Egyptians did not recognize Moses or understand the state of slavery the Israelites suffered under, until after they had experienced the loss of seeing things they were used to. This plague got them to see things differently, more clearly. It took darkness to make them see the light!
So that in Judaism light and dark are partners. Neither intrinsically good nor bad. There is a role for both.
We see a similar juxtaposition if we switch to the word Shachor often translated as black. In English, black used to have negative if not racial connotations, a black mood for example. But in The Song of Songs, it can mean beauty. The young maiden cries out in the pangs of unrequited love “I am black ( Shechora ) and beautiful.” Shachar with an identical root also means dawn. With its negative and positive connotations. Negatively presaging the destruction of Sodom (Gen 19) and positively with Jacob’s triumph (Gen 32:23 ).
Similarly, the word Kushi which in Modern Hebrew is used to describe someone African or black. But in the Bible, it is both an honorable first name and a word for beautiful or special. Moses’s wife is a Kushit in Numbers 12. And the Children of Israel are described by the prophet Amos as being Benei Kushiim (Amos 9:7) special, and beloved by God,
At this moment I am challenged, to bring light to my community when there is so much sickness, financial, political, and racial darkness swirling around us. Prophets of doom are overwhelming. How do we face the future with resolve and hope? It is of course by focusing on the other side of the coin. The amazing amount of charity and help. The human spirit can be as kind as it is selfish and cruel.
People live with assumptions, values, and patterns of behavior typical of their societies. They do not necessarily examine their ideas or wonder if their assumptions are valid. Professors Amos Tversky and Daniel Kahneman used the phrase the “illusion of validity” to describe how we tend to think that our own opinions are correct. We often overlook hard data that contradict our view of the world and to dismiss anything that does not coincide with our own preconceptions.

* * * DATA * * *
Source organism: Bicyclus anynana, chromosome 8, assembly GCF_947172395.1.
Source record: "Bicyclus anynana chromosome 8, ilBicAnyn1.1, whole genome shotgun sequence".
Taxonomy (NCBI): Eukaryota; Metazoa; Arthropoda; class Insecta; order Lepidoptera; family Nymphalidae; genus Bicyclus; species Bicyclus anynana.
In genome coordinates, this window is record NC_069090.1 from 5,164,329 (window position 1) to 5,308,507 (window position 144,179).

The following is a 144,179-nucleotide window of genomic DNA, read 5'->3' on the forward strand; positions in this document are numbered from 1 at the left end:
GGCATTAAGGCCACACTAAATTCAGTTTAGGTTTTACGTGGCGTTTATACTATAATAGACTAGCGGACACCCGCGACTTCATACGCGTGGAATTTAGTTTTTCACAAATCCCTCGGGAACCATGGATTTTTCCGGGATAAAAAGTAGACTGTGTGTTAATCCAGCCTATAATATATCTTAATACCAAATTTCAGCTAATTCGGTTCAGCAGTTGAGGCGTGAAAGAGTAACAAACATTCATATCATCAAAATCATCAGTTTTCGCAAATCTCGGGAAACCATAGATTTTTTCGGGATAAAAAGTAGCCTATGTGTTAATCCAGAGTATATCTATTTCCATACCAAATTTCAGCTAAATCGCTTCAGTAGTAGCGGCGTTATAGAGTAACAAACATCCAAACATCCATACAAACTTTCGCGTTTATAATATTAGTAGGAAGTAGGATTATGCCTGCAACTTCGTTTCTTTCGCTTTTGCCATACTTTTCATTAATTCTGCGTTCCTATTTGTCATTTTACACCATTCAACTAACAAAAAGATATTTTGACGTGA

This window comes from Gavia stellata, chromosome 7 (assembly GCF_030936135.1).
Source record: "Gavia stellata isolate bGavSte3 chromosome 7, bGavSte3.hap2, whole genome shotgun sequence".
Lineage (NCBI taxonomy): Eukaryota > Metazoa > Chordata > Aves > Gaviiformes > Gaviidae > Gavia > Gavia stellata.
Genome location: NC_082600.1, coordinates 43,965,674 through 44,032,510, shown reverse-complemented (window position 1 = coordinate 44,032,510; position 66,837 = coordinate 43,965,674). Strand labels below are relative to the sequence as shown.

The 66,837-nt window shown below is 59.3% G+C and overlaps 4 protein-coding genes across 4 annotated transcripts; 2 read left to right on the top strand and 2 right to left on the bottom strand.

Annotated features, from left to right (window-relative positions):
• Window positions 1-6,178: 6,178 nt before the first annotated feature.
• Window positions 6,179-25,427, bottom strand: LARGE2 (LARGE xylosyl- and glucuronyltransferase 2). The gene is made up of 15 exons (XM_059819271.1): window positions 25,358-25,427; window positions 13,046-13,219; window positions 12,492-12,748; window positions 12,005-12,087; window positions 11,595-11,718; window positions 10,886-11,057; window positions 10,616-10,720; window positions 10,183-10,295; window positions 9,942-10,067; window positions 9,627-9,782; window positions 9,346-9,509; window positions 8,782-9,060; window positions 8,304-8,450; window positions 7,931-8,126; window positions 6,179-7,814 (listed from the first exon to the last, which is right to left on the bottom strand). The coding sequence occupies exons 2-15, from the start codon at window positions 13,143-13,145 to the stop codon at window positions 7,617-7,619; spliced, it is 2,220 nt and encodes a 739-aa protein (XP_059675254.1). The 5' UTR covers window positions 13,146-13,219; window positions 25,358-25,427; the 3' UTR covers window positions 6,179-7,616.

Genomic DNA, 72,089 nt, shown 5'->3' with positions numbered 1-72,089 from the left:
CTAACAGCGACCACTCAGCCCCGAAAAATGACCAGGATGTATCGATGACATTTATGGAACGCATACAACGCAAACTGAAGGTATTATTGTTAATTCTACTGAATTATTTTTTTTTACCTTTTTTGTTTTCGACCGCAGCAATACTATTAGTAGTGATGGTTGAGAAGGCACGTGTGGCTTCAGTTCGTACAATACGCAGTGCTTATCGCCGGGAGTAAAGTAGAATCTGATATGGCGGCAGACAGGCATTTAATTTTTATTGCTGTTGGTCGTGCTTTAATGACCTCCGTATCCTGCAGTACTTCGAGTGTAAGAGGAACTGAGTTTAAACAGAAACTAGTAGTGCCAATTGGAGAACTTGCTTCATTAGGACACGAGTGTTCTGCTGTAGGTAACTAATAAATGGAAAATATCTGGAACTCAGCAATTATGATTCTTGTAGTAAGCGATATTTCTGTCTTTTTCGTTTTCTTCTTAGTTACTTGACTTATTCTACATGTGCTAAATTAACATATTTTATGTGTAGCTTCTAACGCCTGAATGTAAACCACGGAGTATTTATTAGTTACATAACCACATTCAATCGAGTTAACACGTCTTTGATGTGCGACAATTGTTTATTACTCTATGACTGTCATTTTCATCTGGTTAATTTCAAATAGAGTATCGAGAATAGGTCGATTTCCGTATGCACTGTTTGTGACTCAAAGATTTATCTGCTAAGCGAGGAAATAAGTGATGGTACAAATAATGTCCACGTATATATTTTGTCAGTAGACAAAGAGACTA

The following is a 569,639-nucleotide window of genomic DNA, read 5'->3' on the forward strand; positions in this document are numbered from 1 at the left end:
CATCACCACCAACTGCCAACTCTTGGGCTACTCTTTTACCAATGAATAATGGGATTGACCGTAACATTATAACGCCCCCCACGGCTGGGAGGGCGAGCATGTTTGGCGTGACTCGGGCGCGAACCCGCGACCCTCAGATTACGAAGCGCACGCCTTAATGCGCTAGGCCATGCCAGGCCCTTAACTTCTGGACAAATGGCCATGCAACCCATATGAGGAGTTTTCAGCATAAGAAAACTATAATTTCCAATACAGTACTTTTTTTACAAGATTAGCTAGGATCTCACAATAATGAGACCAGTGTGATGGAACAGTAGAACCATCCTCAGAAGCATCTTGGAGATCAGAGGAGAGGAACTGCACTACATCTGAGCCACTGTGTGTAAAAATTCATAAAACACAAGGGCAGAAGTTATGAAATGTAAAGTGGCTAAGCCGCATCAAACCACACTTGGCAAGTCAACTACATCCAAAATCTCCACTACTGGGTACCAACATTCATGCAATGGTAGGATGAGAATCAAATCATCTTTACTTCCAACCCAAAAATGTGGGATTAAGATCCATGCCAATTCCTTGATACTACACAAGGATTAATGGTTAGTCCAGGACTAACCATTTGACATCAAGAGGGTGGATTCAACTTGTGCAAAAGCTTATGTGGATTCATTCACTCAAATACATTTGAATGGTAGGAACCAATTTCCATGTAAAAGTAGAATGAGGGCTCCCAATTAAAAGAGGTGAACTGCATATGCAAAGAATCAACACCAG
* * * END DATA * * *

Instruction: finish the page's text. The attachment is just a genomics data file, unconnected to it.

There is in the Talmud an amazing euphemism for a blind person, Sagi Nahor, which is Aramaic for a lot of light! You might think it is cruel humor. But it could also mean that a blind person has to use other forms of light, other senses to find the right way. To make the most of what other faculties he or she has.
Just as we can use our Jewishness, or our color, as a badge of pride, not shame. We can use it to spur onwards or to hold us back. We tend to worry and see everything in its worst light when we lie awake at night unable to see. But darkness is also an opportunity for imagination, to look again, differently, with hope.
Jeremy Rosen was born in Manchester, England, the eldest son of Rabbi Kopul Rosen and Bella Rosen. Rosen's thinking was strongly influenced by his father, who rejected fundamentalist and obscurantist approaches in favour of being open to the best the secular world has to offer while remaining committed to religious life. He was first educated at Carmel College, the school his father had founded based on this philosophical orientation. At his father's direction, Rosen also studied at Be'er Yaakov Yeshiva in Israel (1957–1958 and 1960). He then went on to Merkaz Harav Kook (1961), and Mir Yeshiva (1965–1968) in Jerusalem, where he received semicha from Rabbi Chaim Leib Shmuelevitz in addition to Rabbi Dovid Povarsky of Ponevezh and Rabbi Moshe Shmuel Shapiro of Yeshivat Be'er Ya'akov. In between Rosen attended Cambridge University (1962–1965), graduating with a degree in Moral Sciences.